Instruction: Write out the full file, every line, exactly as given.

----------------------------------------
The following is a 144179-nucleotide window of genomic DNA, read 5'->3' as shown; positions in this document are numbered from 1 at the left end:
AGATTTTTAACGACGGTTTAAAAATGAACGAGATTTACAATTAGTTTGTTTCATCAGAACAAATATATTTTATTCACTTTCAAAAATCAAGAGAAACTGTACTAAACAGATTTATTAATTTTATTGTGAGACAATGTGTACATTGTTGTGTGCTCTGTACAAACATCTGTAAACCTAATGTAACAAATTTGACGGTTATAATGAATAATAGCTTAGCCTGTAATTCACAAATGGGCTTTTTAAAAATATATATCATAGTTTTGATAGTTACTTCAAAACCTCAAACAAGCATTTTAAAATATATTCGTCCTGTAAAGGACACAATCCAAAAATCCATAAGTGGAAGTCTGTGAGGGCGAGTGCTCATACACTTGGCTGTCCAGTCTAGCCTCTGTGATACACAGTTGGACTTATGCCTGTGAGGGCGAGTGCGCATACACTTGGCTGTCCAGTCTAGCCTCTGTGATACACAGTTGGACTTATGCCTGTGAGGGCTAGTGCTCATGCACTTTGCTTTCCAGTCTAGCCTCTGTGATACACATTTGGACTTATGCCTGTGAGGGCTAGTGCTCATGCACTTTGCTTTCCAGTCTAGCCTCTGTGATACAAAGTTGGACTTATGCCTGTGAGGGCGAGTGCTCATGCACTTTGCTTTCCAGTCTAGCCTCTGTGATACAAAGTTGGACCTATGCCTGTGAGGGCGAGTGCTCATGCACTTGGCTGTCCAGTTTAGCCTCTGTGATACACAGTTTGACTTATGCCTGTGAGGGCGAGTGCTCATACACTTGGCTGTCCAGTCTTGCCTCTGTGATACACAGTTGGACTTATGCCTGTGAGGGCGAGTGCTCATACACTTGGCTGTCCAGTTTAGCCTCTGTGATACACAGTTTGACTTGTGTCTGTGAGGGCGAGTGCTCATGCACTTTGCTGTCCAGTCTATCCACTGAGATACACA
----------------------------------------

The following is a 144179-nucleotide window of genomic DNA, read 5'->3' as shown; positions in this document are numbered from 1 at the left end:
AGATTTTTAACGACGGTTTAAAAATGAACGAGATTTACAATTAGTTTGTTTCATCAGAACAAATATATTTTATTCACTTTCAAAAATCAAGAGAAACTGTACTAAACAGATTTATTAATTTTATTGTGAGACAATGTGTACATTGTTGTGTGCTCTGTACAAACATCTGTAAACCTAATGTAACAAATTTGACGGTTATAATGAATAATAGCTTAGCCTGTAATTCACAAATGGGCTTTTTAAAAATATATATCATAGTTTTGATAGTTACTTCAAAACCTCAAACAAGCATTTTAAAATATATTCGTCCTGTAAAGGACACAATCCAAAAATCCATAAGTGGAAGTCTGTGAGGGCGAGTGCTCATACACTTGGCTGTCCAGTCTAGCCTCTGTGATACACAGTTGGACTTATGCCTGTGAGGGCGAGTGCGCATACACTTGGCTGTCCAGTCTAGCCTCTGTGATACACAGTTGGACTTATGCCTGTGAGGGCTAGTGCTCATGCACTTTGCTTTCCAGTCTAGCCTCTGTGATACACATTTGGACTTATGCCTGTGAGGGCTAGTGCTCATGCACTTTGCTTTCCAGTCTAGCCTCTGTGATACAAAGTTGGACTTATGCCTGTGAGGGCGAGTGCTCATGCACTTTGCTTTCCAGTCTAGCCTCTGTGATACAAAGTTGGACCTATGCCTGTGAGGGCGAGTGCTCATGCACTTGGCTGTCCAGTTTAGCCTCTGTGATACACAGTTTGACTTATGCCTGTGAGGGCGAGTGCTCATACACTTGGCTGTCCAGTCTTGCCTCTGTGATACACAGTTGGACTTATGCCTGTGAGGGCGAGTGCTCATACACTTGGCTGTCCAGTTTAGCCTCTGTGATACACAGTTTGACTTGTGTCTGTGAGGGCGAGTGCTCATGCACTTTGCTGTCCAGTCTATCCACTGAGATACACA